August 17, 2012

Encounter with the MOOC MOOC Monster

Darkness had spread across my world, but a single square of light shimmered in the Google Documents warehouse. A young woman from New Zealand sat cross-legged on the dirt floor next to me, studying the sheet of paper spread out before us. We were alone. 

The blank paper glowed with possibilities. New Zealand Woman had a vision for what the spreadsheet should look like — a place to gather sexy computer tools — but when she tried to write, nothing happened. She looked up in frustration. “How do we change it so that I can edit?” 

“I’m not sure,” I said. Just because I’d volunteered to help make a spreadsheet of computer tools didn’t mean I had the slightest idea how to use any of them. I started picking up pens and trying to scribble on the blank sheet that remained, annoyingly, blank. My usual method of figuring out new computer tools is to just experiment like crazy. New Zealand Woman, it turns out, was a kindred spirit. Soon we were both grabbing every pen in sight, clicking madly to see if we could make them work. 

That’s when we heard a noise, a door opening. 

“I think someone else is here,” New Zealand Woman whispered to me. 
“Maybe they overheard us talking on Twitter,” I said. 

The steps came closer. I could feel the creature breathing. The list on the screen said only “Anonymous 192.” It could be anyone or anything. But New Zealand Woman decided to take a risk. She stood up boldly and called out: “Hello Earthling! Welcome!” 

The creature didn’t respond. I jumped to my feet, yelling and waving my hands in the air, the way I would if I met a grizzly bear on a trail. New Zealand Woman began typing in all caps, as loudly as she could. 

“I don’t think it can hear,” I said. “Maybe it doesn’t know enough to click and open the chat function.” New Zealand Woman ran to the nearest wall and scrawled: “Welcome Earthling! Who are you? We need your help!” 

I jumped into the comments, banging pots and pans. New Zealand used that distraction to sneak back onto Twitter. Then I heard her squeal. “It’s the MOOC MOOC monster!” 

I dropped the pot that I was banging against the metal beam of cyberspace. We both ran into the dark shadows of the warehouse. New Zealand Woman found the MOOC MOOC creature first and gave him a hug. 

Everyone loves the MOOC MOOC monster. After several hugs, he transformed into the Jedi Knight we’d gotten to know over twitter, and he helped us figure out how to finish setting up the spreadsheet. He’d left the Google Doc door open, and soon a fourth person joined us, a smart young woman dressed in orange, Anonymous 196. She sat right down at the spreadsheet and began filling it out immediately.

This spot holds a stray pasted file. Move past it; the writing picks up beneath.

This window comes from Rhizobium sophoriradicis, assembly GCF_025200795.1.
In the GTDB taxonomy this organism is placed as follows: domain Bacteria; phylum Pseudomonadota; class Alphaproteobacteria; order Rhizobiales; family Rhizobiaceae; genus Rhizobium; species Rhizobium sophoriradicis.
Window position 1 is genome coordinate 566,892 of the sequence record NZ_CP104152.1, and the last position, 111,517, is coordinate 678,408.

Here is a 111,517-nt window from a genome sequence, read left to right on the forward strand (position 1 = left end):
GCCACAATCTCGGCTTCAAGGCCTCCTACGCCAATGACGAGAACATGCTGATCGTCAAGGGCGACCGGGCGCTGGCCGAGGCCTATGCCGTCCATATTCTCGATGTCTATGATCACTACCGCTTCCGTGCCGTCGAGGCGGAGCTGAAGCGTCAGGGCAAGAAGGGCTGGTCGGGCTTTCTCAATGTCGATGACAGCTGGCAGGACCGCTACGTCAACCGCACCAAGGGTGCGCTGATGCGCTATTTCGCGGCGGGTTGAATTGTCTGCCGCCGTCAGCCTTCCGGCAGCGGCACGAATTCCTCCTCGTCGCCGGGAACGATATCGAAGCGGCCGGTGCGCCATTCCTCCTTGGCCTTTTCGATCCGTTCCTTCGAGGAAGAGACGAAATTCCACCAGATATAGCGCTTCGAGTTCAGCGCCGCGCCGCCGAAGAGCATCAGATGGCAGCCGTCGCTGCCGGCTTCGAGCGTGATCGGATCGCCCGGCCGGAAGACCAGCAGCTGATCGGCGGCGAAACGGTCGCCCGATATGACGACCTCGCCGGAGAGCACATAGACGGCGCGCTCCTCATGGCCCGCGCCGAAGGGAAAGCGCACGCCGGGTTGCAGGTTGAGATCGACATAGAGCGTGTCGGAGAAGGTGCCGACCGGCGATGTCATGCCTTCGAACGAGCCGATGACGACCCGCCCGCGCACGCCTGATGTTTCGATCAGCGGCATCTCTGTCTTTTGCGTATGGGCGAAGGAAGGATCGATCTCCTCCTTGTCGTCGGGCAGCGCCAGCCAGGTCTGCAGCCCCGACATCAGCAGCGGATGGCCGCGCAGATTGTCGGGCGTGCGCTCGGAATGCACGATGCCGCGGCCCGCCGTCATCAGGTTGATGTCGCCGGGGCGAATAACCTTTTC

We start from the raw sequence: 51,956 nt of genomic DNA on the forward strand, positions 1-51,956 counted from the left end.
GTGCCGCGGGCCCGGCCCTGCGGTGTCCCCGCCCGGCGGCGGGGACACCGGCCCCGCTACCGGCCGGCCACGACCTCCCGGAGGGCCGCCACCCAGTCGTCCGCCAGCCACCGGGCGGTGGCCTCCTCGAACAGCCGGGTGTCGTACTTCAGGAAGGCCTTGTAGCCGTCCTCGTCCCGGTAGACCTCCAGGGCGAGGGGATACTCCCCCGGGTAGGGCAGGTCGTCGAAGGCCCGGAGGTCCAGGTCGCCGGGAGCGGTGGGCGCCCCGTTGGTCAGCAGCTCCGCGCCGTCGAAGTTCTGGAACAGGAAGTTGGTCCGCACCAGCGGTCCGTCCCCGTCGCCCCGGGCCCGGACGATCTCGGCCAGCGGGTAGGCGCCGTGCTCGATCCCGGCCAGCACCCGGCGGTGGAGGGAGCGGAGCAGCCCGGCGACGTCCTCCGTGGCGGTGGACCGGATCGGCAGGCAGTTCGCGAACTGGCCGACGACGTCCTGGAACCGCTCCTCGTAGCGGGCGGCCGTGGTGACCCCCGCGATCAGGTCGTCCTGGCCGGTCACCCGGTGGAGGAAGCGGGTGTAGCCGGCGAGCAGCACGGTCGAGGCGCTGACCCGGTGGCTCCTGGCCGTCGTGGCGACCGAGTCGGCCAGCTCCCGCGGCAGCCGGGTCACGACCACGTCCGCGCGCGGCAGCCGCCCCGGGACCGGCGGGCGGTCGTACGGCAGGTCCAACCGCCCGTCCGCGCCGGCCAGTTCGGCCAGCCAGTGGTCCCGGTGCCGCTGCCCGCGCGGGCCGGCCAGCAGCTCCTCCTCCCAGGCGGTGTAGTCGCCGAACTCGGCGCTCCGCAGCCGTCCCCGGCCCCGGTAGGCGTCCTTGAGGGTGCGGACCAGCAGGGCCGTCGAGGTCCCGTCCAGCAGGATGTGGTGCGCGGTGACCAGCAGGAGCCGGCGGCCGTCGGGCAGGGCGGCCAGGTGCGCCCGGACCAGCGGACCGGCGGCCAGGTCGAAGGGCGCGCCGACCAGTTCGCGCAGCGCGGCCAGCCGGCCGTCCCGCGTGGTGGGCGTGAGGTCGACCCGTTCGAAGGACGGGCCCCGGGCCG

“Hey, Person in Orange!” I greeted her. 

“I come in peace,” she said. “It's the middle of the night where I am. But I have insomnia.” She lived, it turns out, in my time zone, only about 60 miles away, more than ten times closer than either of my other collaborators. We began working on the document, cursors blinking as we filled in rectangles. 

"What should we say about Pinterest?" New Zealand Woman asked. "That it's been taken over by pictures of baby stuff, wedding crap, and pretty clothing?"

Jedi Knight jumped in with snarky comments, and the two of them made me laugh so hard that I couldn't type. We talked about the MOOC MOOC community, all of us feeling warm and fuzzy about the folks we'd met this week. We worked, we traded stories, and it all ended with a big group hug. 

Then I shut my laptop, returning to the dark of my own house, where the rest of my family had been sleeping for hours. 

That was Wednesday night’s late night experience with MOOC MOOC – a massive open online course (MOOC) about MOOCs. I collaborated with three other people in two other time zones, folks I’ve never met in person. By the time I woke up the next day, the MOOC MOOC community had crowded the warehouse, taken over the document and filled in the blank spaces with all kinds of sexy tools. I'm loving the anonymous collaboration.

Here’s my challenge to my readers: go look at the document (click here) and see if you can add anything.

6 comments:

Chris Friend said...

How has no one commented on this yet? This is delightful. You've done a marvelous job of capturing the mystery, the nuance, and the cacophony of widespread random collaborative work.

What you depict here is exactly what I recall there: work gets done, and the work is good, but the connections with the people doing the work are far more important.

Elaine said...

Great story and thank-you for the link to the tools! It is excellent (I added one! So fun!)! I am totally reaping the rewards of your learning!!

Anonymous said...

You captured the feeling exactly!

Belle said...

I nominate Library Thing, which I love. librarything.com

Andrew Chambers said...

My main comment is that the tool doc doesn't reference any LMS systems. I know that the MOOCMOOC used Canvas and there was some discussion over whether an LMS was neccessary. Even so I think they should be included as MOOCs need a place to form, The LMS may be the best place for the moment...

Danielle Stretzer said...

This was wonderful! I loved the narrative just as much as I love the document you created! It will be so useful for me as an online graduate student. I'm excited to use it.